Health inequality

There are various factors that contribute to widening health inequalities, one of them being accessibility. The COVID-19 pandemic prevented children from accessing weight management services, recreational facilities and going to school. ‘There is evidence to suggest that schools provide what is described as an obesogenic protective environment. This means schools provide an environment that prevents children from potentially becoming obese,’ says Dr Fisher. Schools closing would have reduced a child’s ability to take part in physical activity, having a hot school meal, as well as limiting the access to services provided by school nurses such as, health promotion sessions, assemblies and coffee mornings.

Phoebe Kalungi, community child healthy weight and infant feeding team lead and Amelie Gonguet, community child healthy weight advisor for Tower Hamlets GP Care Group, highlight the importance of school nurses in helping to support those who are affected by inequalities. ‘We might support a family who is struggling financially to access healthy food by connecting them to a local food pantry or a food bank, or by referring them to a local financial adviser so they can maximise their income,’ they say. Therefore, families not being able to access these services because of the pandemic would have affected those who rely on it the most.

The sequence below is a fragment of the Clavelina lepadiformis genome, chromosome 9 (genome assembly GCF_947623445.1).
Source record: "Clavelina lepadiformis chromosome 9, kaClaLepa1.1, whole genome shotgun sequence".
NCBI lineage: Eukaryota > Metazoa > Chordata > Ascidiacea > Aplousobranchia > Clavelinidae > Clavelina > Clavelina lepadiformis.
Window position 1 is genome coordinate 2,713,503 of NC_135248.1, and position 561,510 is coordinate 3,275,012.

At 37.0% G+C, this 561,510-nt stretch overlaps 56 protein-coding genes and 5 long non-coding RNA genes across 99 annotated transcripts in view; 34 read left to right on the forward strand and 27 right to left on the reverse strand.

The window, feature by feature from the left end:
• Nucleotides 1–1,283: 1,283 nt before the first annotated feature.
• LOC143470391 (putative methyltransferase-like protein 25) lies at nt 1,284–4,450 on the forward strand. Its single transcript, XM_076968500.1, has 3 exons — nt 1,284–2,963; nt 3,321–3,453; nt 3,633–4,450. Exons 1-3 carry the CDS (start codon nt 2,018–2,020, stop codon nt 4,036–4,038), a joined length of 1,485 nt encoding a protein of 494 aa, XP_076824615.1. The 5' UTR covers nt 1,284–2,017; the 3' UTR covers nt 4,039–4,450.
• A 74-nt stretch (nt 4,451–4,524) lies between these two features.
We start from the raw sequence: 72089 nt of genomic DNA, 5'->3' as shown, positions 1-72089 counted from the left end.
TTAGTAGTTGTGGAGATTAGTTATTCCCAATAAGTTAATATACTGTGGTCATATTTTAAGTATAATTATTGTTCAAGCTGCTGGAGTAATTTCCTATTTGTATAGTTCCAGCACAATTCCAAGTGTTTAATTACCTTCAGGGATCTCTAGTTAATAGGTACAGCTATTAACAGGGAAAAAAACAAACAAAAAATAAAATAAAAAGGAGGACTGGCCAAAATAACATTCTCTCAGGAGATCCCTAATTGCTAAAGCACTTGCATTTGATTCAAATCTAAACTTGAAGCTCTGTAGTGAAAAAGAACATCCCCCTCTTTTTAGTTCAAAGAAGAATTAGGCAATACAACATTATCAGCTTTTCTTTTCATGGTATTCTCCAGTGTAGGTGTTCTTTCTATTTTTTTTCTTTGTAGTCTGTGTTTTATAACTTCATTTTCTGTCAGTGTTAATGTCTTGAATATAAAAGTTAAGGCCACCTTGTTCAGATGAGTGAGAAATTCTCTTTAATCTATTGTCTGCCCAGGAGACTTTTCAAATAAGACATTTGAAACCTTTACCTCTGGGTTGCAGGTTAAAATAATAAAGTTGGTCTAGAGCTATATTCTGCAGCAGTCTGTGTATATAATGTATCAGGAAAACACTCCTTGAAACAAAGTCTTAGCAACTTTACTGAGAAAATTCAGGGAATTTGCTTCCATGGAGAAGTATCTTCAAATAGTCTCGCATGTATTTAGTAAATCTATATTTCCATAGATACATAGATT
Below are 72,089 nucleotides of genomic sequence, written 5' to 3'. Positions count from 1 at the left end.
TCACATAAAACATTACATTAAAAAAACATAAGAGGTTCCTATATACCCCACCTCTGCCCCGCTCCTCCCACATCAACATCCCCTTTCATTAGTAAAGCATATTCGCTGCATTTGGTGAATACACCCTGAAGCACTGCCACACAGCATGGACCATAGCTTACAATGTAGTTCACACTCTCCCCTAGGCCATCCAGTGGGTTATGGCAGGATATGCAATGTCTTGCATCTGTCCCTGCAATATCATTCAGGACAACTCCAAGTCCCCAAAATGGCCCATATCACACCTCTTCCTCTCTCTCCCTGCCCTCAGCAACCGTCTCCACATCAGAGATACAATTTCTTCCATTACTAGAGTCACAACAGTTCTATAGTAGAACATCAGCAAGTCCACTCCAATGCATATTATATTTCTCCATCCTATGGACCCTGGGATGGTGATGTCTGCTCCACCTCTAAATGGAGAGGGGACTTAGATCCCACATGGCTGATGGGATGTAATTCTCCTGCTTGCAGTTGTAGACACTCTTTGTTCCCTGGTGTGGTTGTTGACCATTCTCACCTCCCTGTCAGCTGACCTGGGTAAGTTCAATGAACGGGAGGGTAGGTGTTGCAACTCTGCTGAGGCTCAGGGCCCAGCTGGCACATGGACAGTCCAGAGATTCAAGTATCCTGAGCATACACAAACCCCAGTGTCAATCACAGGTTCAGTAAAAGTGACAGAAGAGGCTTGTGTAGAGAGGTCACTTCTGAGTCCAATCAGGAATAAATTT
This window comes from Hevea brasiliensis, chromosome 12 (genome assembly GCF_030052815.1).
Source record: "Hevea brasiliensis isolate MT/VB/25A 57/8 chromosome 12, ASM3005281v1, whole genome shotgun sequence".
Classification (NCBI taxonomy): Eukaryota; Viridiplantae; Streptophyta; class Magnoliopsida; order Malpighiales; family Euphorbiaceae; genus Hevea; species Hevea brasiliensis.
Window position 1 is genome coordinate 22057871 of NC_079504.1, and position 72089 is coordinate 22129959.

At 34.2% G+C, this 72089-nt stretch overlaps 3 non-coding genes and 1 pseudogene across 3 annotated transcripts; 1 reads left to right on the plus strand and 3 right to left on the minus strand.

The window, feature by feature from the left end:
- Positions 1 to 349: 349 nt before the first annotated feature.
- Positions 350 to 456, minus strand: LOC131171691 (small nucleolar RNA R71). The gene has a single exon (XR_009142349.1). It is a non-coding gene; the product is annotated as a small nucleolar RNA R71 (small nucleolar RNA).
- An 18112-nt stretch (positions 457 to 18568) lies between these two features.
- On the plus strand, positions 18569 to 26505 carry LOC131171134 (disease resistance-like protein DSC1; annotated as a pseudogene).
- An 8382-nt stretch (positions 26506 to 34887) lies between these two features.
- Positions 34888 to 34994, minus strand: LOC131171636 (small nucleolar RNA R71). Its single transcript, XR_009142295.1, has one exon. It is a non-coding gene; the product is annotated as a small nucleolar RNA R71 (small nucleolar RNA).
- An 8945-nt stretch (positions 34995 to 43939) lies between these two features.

The Nuffield Trust report highlights that currently access to passive green space for children is still an issue for the most deprived communities, as well as having safe access to these types of spaces. The report revealed that amongst Year 6 children, areas with higher levels of road traffic accidents had lower levels of obesity. ‘Our hypothesis was that where children were being more active, they were more likely to get into road traffic accidents,’ says Dr Fisher.